Ngarluma names adorn helicopters
Two helicopters that will service Woodside projects off the Karratha coast have become the first aircraft in the gas giant’s fleet to be given names in honour of the land’s traditional owners.
In a ceremony on Wednesday, the company’s two new AW189s helicopters were christened with names chosen by local Ngarluma elders — Garlawirrura, meaning dragonfly, and Warduwardura, meaning a small hovering bird.
They are the first Woodside aircraft to receive indigenous names after the company’s first partially LNG-powered ship was given the Ngarluma name for ocean vessel, Siem Thiima, early last year.
Woodside vice-president of logistics Stephen Brameld said naming the helicopters was a gesture of solidarity with the Ngarluma people.
“I think it shows our commitment to the community and the importance with which we hold the association with our indigenous people here,” he said.
“We did (the naming) with the first LNG vessel in Fremantle last year, and it was such a compelling day that we felt that it was worth having a parallel here as well.”
Ngarluma Aboriginal Corporation heritage officer Richard Walker said giving the helicopters Ngarluma names benefited all parties.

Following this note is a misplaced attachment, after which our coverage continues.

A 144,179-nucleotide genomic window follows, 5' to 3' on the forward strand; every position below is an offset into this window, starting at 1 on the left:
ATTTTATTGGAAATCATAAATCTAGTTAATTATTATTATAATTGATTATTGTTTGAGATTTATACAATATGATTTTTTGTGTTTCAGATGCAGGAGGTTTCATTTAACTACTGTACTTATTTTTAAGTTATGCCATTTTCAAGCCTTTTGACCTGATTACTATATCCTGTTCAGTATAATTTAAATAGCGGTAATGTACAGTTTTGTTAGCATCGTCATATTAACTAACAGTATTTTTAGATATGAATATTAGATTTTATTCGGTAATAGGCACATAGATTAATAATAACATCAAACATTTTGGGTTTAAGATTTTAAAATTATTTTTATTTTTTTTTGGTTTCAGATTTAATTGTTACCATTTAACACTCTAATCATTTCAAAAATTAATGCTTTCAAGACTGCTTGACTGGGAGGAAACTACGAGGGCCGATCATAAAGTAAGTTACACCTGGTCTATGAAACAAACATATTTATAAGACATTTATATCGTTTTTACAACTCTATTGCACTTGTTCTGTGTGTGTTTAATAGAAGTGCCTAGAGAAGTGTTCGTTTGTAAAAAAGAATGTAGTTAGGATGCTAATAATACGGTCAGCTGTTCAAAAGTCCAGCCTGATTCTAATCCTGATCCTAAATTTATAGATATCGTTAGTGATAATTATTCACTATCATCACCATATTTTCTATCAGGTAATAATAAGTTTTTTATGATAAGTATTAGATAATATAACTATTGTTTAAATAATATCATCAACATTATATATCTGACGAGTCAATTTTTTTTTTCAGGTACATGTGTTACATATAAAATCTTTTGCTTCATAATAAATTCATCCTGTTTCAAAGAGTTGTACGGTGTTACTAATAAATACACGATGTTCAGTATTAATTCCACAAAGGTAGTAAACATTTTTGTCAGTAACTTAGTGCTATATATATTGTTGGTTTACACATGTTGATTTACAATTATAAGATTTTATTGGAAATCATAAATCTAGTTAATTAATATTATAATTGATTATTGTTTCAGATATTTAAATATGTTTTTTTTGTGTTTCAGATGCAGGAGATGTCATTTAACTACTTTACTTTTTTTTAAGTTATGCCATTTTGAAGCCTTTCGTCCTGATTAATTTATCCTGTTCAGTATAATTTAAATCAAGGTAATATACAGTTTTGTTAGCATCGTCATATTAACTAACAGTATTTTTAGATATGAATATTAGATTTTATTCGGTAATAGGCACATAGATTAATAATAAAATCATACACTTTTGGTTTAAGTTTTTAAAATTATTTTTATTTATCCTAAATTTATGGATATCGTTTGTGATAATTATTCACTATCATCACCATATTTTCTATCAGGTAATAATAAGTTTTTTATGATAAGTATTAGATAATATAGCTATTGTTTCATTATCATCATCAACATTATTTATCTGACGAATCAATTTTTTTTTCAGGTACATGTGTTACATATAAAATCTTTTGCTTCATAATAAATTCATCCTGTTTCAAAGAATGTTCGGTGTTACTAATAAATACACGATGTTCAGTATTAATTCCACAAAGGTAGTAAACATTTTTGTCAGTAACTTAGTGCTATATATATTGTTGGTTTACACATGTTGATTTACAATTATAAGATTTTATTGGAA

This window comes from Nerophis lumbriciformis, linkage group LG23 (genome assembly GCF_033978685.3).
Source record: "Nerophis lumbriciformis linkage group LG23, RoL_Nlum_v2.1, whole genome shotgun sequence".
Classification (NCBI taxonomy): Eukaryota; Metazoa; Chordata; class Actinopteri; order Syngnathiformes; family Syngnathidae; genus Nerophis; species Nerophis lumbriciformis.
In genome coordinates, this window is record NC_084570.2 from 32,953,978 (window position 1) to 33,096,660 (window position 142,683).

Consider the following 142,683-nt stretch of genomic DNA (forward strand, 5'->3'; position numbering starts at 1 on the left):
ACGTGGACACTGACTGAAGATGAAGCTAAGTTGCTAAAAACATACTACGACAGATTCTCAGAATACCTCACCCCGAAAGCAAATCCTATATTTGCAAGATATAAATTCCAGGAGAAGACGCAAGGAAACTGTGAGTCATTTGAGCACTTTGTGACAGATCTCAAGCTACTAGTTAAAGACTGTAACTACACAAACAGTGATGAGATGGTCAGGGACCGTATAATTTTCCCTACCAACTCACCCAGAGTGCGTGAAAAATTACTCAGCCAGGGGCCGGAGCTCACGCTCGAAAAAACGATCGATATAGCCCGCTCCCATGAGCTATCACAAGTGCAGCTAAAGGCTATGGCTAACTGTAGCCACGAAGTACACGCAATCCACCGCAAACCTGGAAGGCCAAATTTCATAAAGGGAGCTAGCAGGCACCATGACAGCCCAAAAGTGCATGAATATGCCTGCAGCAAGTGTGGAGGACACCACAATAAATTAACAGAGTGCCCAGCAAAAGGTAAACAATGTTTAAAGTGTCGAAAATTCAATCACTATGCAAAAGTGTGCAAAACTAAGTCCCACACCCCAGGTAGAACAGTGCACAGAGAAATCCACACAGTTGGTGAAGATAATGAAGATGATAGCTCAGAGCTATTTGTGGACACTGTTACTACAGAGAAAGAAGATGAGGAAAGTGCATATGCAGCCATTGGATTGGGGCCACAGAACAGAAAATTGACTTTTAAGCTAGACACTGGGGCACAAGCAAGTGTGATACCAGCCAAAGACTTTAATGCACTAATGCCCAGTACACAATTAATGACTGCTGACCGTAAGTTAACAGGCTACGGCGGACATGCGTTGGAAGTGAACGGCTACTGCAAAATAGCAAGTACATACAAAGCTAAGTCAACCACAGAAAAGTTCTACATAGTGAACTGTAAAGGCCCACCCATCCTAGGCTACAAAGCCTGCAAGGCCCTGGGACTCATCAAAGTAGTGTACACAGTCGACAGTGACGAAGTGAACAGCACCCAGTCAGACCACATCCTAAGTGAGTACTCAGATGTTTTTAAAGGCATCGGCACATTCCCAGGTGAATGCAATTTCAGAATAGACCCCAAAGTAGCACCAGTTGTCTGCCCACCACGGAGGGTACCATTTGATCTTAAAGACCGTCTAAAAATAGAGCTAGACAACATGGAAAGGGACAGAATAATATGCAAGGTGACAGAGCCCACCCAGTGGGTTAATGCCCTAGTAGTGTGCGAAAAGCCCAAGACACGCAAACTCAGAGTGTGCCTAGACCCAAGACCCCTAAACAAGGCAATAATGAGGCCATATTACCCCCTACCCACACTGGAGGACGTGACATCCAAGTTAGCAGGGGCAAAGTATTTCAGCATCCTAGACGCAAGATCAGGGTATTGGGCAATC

“From a Ngarluma perspective, (Woodside) has shown the wider community that it’s important to engage and speak with the traditional owners and get their involvement, because it is a win-win,” he said.
“One is Woodside getting helicopter names, and the second is it’s recognition for Ngarluma people that people do acknowledge the Ngarluma as traditional owners of their lands.”
The new twin-engine, 16-passenger AW 189 aircraft, manufactured by Italian aviation company Leonardo Helicopters and operated by CHC Helicopters, are the first of their type to be used in Australia and will be used to carry crews to and from Woodside projects on the North West Shelf.
They arrived at Karratha Airport with the massive Antonov aircraft in late February and have since going through approvals.
CHC Helicopters chief executive Karl Fessenden said the names chosen by Ngarluma elders were well-suited to the new aircraft.
“Language is such an important part of culture,” he said.
“As part of our commitment to reconciliation and our reconciliation action plan, CHC wanted to give these helicopters names that celebrated the lands over which they fly.”
“We thought the two names offered by the Ngarluma Elders were perfect, ancient names for animals of flight for our new state-of-the-art aircraft.”
The helicopters will be based at Karratha Airport.
Woodside has also acquired a third, back-up AW189 aircraft for their local fleet but that has not been named.
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